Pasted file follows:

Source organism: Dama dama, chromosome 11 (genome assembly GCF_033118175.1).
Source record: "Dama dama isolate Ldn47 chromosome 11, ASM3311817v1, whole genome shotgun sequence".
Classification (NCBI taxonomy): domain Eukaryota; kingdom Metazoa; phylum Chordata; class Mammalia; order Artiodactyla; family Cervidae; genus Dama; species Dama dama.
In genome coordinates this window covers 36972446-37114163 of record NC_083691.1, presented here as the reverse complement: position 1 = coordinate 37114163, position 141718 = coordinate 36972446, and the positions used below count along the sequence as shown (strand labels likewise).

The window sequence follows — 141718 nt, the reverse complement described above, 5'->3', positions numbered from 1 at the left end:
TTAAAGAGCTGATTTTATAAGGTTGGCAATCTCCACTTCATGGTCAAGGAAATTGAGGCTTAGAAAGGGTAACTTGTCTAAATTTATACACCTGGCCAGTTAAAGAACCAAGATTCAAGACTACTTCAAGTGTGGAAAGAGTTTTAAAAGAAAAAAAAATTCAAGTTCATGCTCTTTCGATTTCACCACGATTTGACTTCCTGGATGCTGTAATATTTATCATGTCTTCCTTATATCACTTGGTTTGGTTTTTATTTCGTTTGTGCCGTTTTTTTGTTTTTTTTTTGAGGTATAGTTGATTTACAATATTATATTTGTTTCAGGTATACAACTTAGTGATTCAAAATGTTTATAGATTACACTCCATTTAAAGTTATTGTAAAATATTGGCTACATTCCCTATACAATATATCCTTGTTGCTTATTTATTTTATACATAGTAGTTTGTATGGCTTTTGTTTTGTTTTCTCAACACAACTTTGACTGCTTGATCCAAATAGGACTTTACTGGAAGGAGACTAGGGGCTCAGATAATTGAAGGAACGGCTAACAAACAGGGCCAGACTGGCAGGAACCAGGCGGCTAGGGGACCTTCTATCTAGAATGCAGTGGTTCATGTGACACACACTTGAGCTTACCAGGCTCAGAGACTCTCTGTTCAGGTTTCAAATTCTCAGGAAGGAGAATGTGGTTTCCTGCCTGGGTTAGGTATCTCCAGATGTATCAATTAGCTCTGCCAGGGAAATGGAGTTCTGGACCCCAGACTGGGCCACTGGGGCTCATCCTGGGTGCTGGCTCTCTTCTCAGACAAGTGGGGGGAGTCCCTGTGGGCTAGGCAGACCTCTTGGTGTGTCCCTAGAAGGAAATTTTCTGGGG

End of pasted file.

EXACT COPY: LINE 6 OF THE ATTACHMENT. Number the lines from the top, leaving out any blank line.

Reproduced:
TTAAAGAGCTGATTTTATAAGGTTGGCAATCTCCACTTCATGGTCAAGGAAATTGAGGCTTAGAAAGGGTAACTTGTCTAAATTTATACACCTGGCCAGTTAAAGAACCAAGATTCAAGACTACTTCAAGTGTGGAAAGAGTTTTAAAAGAAAAAAAAATTCAAGTTCATGCTCTTTCGATTTCACCACGATTTGACTTCCTGGATGCTGTAATATTTATCATGTCTTCCTTATATCACTTGGTTTGGTTTTTATTTCGTTTGTGCCGTTTTTTTGTTTTTTTTTTGAGGTATAGTTGATTTACAATATTATATTTGTTTCAGGTATACAACTTAGTGATTCAAAATGTTTATAGATTACACTCCATTTAAAGTTATTGTAAAATATTGGCTACATTCCCTATACAATATATCCTTGTTGCTTATTTATTTTATACATAGTAGTTTGTATGGCTTTTGTTTTGTTTTCTCAACACAACTTTGACTGCTTGATCCAAATAGGACTTTACTGGAAGGAGACTAGGGGCTCAGATAATTGAAGGAACGGCTAACAAACAGGGCCAGACTGGCAGGAACCAGGCGGCTAGGGGACCTTCTATCTAGAATGCAGTGGTTCATGTGACACACACTTGAGCTTACCAGGCTCAGAGACTCTCTGTTCAGGTTTCAAATTCTCAGGAAGGAGAATGTGGTTTCCTGCCTGGGTTAGGTATCTCCAGATGTATCAATTAGCTCTGCCAGGGAAATGGAGTTCTGGACCCCAGACTGGGCCACTGGGGCTCATCCTGGGTGCTGGCTCTCTTCTCAGACAAGTGGGGGGAGTCCCTGTGGGCTAGGCAGACCTCTTGGTGTGTCCCTAGAAGGAAATTTTCTGGGG